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Medical education (Part 3)


Medical education (Part 2)
David Weatherall Scientist
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I was really put off by the, my first experience being asked to say something that was controversial, so they asked me to do, on assessment of medical, both students and post-graduates and examinations, and I’ve always felt that this country is obsessed with examinations, and degrees, and it’s one of the reasons why it’s not easy to train young doctors who have a bent for research, because the first kind of 15 years after your qualification is one long examination. But I got into deep trouble with this paper, because, in fact I nearly got thrown out of the Royal College of Physicians, because I was just pointing out to them that the, these examinations are totally artificial, a lot of these post-graduate examinations, and the thing I said, which was I suppose in retrospect, a bit bitchy and a bit stupid, was that if you visit Regents Park Zoo, you see biological diversity in all its wonder, really, but if you happen to turn right when you enter Regents Park, into the Royal Collect of Physicians, biological diversity ceases because the pass rate in the membership examination only varies within less than 1% every year. Boy, they were furious. Oh, they were. But, they let themselves down because they wrote to me and said, we have to keep it tight so we don’t train too many physicians, so the young people they were telling, if they were good enough they would pass, that was patently not true, it was just a competitive thing. That’s a bit trivial, but, but I think we do have major problems with medical education, and at the moment, when the government have taken over post-graduate education, and are having a good bash to take over the lot, even more problems, because one of my great trials during running departments, and particularly the Department of Medicine, was actually protecting, or trying to protect, those very talented small number, who you could see straight away really had it in them to be good clinical scientists, from this kind of numbing system, and you could do it really, certainly in the '60s, '70s, and- but it’s gradually got more and more difficult as the whole thing has become more oppressive.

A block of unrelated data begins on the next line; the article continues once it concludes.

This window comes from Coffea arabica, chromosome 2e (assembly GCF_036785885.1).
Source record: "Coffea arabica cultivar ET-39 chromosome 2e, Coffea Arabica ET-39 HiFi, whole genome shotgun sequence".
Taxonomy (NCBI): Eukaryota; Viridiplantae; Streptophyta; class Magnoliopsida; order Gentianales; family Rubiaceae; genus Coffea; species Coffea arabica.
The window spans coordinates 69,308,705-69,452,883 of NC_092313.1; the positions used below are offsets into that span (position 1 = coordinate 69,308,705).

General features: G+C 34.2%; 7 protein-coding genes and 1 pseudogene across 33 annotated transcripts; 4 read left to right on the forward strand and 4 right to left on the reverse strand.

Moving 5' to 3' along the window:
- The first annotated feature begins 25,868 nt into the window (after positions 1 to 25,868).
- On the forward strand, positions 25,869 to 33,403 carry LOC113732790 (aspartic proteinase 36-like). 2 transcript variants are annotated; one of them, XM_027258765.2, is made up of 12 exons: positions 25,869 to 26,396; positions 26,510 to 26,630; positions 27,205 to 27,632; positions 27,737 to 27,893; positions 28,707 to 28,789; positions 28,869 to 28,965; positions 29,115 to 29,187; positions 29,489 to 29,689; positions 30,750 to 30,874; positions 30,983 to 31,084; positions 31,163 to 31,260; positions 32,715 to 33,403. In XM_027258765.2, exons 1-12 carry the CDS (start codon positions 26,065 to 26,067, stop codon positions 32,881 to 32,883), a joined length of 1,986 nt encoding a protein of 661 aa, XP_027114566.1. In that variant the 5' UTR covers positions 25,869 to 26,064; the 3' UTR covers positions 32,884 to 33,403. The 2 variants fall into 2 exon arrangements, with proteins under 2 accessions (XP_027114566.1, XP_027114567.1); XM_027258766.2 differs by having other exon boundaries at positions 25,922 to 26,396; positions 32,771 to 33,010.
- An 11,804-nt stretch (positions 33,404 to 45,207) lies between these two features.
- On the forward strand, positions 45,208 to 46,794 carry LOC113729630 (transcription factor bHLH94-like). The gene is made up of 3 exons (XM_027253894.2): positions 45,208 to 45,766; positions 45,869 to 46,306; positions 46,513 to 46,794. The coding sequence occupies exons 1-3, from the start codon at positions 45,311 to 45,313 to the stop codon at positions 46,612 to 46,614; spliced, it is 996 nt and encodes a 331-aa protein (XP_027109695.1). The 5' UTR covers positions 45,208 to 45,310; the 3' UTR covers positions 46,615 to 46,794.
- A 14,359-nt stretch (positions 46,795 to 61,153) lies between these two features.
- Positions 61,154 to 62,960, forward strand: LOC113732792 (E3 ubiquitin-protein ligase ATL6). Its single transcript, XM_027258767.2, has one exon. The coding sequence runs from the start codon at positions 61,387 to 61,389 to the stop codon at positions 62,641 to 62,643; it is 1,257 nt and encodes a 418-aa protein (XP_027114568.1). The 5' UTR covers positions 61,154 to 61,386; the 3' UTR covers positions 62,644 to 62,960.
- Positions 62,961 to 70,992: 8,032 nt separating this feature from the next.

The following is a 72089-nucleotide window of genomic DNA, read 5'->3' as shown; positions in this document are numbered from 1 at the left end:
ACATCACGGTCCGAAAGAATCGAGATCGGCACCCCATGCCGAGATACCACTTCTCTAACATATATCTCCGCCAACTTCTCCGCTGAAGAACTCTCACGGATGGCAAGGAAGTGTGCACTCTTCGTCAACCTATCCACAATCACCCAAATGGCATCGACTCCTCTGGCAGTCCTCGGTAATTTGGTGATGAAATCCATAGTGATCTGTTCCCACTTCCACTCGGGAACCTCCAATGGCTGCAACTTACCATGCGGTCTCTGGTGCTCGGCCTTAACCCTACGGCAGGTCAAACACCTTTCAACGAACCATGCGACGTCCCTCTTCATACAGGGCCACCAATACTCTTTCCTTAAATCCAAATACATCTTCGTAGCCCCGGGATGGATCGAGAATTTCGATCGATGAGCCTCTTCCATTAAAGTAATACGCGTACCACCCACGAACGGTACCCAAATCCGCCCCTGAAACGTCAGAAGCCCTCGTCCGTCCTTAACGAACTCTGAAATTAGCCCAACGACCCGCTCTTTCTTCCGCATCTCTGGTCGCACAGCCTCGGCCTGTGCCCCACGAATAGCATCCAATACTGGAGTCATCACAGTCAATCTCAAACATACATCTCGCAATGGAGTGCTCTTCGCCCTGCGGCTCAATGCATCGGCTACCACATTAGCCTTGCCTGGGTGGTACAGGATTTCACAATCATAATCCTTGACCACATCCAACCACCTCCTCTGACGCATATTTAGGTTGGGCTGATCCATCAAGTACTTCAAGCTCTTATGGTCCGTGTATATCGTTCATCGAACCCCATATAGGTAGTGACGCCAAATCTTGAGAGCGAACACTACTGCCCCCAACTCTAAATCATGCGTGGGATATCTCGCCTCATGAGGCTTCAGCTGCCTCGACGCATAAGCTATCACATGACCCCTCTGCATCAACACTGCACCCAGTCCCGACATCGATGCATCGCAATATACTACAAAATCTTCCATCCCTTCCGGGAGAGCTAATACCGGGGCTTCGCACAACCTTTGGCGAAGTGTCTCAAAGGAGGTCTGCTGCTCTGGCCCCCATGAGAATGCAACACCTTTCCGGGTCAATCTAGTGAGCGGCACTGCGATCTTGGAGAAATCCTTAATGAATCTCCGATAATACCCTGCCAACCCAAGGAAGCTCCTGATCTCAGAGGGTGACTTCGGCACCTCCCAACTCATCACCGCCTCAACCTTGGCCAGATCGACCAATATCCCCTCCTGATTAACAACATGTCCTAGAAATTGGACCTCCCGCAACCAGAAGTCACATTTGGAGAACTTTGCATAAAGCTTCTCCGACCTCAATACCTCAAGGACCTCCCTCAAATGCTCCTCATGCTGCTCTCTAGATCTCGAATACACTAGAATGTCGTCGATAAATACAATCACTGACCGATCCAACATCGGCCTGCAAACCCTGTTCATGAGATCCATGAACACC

British Scientist Sir David Weatherall (1933-2018) was a world renowned expert on blood diseases, in particular thalassaemias, and used his expertise to help control and prevent these diseases in developing countries. He founded the Institute of Molecular Medicine at Oxford in 1989 and was knighted in 1987.

Listeners: Marcus Pembrey

Marcus Pembrey, now Emeritus, was Professor of Paediatric Genetics at the Institute of Child Health, University College London and consultant clinical geneticist at Great Ormond Street Hospital for Children London. He is a visiting Professor at the University of Bristol UK, where he was the Director of Genetics within the Avon Longitudinal Study of Parents and Children until 2006. A past president of the European Society of Human Genetics, he is also the founding Chairman of the Progress Educational Trust.

Duration: 2 minutes, 52 seconds

Date story recorded: July 2007

Date story went live: 02 June 2008